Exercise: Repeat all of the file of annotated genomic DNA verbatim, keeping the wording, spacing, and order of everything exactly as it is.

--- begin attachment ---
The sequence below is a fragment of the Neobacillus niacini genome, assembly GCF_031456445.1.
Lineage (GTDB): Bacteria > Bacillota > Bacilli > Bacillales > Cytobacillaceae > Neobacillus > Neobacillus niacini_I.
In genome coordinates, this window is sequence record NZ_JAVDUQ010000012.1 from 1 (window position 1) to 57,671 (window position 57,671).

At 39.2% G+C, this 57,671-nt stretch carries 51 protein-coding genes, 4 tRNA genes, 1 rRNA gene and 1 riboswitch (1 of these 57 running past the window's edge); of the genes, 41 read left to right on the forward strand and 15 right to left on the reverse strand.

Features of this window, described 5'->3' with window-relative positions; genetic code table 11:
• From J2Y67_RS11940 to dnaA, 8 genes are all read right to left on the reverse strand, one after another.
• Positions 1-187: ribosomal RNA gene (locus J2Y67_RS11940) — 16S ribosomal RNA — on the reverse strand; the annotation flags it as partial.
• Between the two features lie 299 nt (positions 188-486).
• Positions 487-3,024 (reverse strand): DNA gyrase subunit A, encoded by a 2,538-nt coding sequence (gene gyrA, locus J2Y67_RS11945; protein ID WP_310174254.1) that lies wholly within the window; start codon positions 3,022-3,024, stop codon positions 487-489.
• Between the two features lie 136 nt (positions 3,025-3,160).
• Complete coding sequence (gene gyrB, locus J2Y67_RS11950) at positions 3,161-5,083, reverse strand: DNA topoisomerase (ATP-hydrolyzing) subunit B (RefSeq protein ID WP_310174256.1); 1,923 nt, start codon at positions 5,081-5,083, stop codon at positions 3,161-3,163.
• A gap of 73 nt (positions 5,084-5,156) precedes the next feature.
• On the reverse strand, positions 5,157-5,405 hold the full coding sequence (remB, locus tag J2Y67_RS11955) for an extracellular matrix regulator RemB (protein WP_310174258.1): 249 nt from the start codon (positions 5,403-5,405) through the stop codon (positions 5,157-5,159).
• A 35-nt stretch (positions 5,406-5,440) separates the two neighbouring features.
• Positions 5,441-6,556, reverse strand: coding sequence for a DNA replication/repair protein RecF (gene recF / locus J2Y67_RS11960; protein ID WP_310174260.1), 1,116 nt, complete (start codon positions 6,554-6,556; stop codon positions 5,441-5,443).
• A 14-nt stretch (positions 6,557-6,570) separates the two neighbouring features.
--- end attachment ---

The sequence below is a fragment of the Neobacillus niacini genome, assembly GCF_031456445.1.
Lineage (GTDB): Bacteria > Bacillota > Bacilli > Bacillales > Cytobacillaceae > Neobacillus > Neobacillus niacini_I.
In genome coordinates, this window is sequence record NZ_JAVDUQ010000012.1 from 1 (window position 1) to 57,671 (window position 57,671).

At 39.2% G+C, this 57,671-nt stretch carries 51 protein-coding genes, 4 tRNA genes, 1 rRNA gene and 1 riboswitch (1 of these 57 running past the window's edge); of the genes, 41 read left to right on the forward strand and 15 right to left on the reverse strand.

Features of this window, described 5'->3' with window-relative positions; genetic code table 11:
• From J2Y67_RS11940 to dnaA, 8 genes are all read right to left on the reverse strand, one after another.
• Positions 1-187: ribosomal RNA gene (locus J2Y67_RS11940) — 16S ribosomal RNA — on the reverse strand; the annotation flags it as partial.
• Between the two features lie 299 nt (positions 188-486).
• Positions 487-3,024 (reverse strand): DNA gyrase subunit A, encoded by a 2,538-nt coding sequence (gene gyrA, locus J2Y67_RS11945; protein ID WP_310174254.1) that lies wholly within the window; start codon positions 3,022-3,024, stop codon positions 487-489.
• Between the two features lie 136 nt (positions 3,025-3,160).
• Complete coding sequence (gene gyrB, locus J2Y67_RS11950) at positions 3,161-5,083, reverse strand: DNA topoisomerase (ATP-hydrolyzing) subunit B (RefSeq protein ID WP_310174256.1); 1,923 nt, start codon at positions 5,081-5,083, stop codon at positions 3,161-3,163.
• A gap of 73 nt (positions 5,084-5,156) precedes the next feature.
• On the reverse strand, positions 5,157-5,405 hold the full coding sequence (remB, locus tag J2Y67_RS11955) for an extracellular matrix regulator RemB (protein WP_310174258.1): 249 nt from the start codon (positions 5,403-5,405) through the stop codon (positions 5,157-5,159).
• A 35-nt stretch (positions 5,406-5,440) separates the two neighbouring features.
• Positions 5,441-6,556, reverse strand: coding sequence for a DNA replication/repair protein RecF (gene recF / locus J2Y67_RS11960; protein ID WP_310174260.1), 1,116 nt, complete (start codon positions 6,554-6,556; stop codon positions 5,441-5,443).
• A 14-nt stretch (positions 6,557-6,570) separates the two neighbouring features.